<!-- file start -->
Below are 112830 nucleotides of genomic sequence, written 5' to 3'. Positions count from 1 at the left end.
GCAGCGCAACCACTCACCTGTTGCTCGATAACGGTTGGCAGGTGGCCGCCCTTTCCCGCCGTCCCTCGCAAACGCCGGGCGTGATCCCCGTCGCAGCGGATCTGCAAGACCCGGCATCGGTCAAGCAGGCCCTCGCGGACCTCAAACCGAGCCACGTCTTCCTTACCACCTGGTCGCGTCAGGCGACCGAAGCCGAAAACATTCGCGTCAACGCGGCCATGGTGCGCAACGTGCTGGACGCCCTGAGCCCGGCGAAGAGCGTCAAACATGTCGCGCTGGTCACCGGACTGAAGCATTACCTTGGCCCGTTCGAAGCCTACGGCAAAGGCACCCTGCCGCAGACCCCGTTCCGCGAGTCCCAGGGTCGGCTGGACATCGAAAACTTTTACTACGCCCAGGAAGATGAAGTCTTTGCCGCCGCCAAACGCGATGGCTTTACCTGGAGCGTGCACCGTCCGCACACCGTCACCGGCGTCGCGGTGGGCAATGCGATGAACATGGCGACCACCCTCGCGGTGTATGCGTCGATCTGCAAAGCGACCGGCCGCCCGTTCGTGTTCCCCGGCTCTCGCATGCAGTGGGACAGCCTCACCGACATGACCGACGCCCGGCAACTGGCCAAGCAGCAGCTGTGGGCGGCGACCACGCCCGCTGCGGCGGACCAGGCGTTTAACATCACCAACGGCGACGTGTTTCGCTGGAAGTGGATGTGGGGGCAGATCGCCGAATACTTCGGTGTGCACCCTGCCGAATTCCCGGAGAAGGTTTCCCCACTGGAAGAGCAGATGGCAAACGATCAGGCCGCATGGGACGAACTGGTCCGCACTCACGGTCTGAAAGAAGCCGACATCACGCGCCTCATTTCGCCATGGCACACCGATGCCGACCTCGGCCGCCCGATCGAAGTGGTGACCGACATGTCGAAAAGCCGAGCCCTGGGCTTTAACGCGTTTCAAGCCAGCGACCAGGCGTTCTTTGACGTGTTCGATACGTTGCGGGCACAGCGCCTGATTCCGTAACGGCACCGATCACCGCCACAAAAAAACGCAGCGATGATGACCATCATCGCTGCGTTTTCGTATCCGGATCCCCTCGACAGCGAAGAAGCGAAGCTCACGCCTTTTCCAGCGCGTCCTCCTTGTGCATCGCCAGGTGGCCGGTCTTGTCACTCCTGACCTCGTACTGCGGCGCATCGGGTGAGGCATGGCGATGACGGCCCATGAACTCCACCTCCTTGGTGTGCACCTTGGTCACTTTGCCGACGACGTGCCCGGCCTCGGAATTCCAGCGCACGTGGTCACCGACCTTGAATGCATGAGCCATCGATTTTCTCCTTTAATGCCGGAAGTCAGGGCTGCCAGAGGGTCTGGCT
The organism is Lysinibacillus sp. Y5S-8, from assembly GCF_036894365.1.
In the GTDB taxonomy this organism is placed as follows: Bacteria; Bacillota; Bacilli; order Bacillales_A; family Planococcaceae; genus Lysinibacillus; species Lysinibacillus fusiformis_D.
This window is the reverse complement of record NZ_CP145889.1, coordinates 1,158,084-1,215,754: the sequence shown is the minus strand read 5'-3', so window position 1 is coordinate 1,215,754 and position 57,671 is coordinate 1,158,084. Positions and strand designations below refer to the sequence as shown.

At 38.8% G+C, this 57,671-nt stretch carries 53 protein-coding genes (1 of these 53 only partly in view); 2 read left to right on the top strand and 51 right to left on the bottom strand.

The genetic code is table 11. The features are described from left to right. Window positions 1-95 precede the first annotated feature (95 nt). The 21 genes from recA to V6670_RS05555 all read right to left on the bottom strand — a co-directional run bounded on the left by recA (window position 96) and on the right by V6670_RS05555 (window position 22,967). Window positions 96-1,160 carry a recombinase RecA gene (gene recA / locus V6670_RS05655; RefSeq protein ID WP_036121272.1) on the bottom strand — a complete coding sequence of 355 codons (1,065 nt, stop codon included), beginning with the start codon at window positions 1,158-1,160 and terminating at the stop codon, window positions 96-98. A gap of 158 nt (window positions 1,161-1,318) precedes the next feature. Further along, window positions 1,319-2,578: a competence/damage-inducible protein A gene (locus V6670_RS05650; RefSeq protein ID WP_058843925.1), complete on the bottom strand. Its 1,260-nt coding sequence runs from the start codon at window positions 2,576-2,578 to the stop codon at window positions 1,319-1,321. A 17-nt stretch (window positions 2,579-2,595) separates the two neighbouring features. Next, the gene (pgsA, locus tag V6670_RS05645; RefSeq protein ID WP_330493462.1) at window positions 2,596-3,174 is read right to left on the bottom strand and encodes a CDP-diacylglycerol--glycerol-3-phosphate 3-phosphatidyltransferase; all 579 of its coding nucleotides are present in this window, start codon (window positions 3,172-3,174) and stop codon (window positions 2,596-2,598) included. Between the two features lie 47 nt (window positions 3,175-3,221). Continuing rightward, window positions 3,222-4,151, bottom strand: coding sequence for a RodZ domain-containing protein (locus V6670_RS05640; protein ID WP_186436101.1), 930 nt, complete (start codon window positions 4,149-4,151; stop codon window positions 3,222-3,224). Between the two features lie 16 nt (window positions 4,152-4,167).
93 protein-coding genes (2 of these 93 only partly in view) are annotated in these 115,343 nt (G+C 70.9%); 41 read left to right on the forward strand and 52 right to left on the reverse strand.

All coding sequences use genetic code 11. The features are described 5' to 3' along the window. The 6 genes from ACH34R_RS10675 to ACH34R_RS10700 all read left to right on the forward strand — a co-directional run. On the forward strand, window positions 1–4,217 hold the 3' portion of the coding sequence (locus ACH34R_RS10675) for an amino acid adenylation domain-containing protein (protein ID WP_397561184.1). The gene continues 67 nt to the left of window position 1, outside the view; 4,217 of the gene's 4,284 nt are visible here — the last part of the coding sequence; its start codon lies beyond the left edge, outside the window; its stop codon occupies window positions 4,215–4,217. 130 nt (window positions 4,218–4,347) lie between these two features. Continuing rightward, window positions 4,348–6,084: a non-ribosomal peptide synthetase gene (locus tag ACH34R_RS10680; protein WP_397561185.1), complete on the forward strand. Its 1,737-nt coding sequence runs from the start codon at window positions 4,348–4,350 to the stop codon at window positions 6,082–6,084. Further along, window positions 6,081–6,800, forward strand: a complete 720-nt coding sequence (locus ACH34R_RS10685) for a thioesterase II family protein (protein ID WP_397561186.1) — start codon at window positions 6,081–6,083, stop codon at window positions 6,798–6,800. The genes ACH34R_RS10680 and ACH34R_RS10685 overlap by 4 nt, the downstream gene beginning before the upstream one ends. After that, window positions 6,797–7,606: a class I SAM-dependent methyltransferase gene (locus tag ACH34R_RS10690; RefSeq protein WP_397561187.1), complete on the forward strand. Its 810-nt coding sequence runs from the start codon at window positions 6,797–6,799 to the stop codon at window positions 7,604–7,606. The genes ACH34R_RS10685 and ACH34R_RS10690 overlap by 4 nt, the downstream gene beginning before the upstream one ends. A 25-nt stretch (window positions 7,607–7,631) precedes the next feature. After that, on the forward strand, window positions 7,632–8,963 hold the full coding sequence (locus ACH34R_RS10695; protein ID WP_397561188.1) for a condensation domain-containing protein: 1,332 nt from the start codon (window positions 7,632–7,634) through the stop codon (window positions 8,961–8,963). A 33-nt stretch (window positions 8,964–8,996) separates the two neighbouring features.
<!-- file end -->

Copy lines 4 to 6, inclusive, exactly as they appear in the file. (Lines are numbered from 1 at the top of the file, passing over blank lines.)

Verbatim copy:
In the GTDB taxonomy this organism is placed as follows: Bacteria; Bacillota; Bacilli; order Bacillales_A; family Planococcaceae; genus Lysinibacillus; species Lysinibacillus fusiformis_D.
This window is the reverse complement of record NZ_CP145889.1, coordinates 1,158,084-1,215,754: the sequence shown is the minus strand read 5'-3', so window position 1 is coordinate 1,215,754 and position 57,671 is coordinate 1,158,084. Positions and strand designations below refer to the sequence as shown.

At 38.8% G+C, this 57,671-nt stretch carries 53 protein-coding genes (1 of these 53 only partly in view); 2 read left to right on the top strand and 51 right to left on the bottom strand.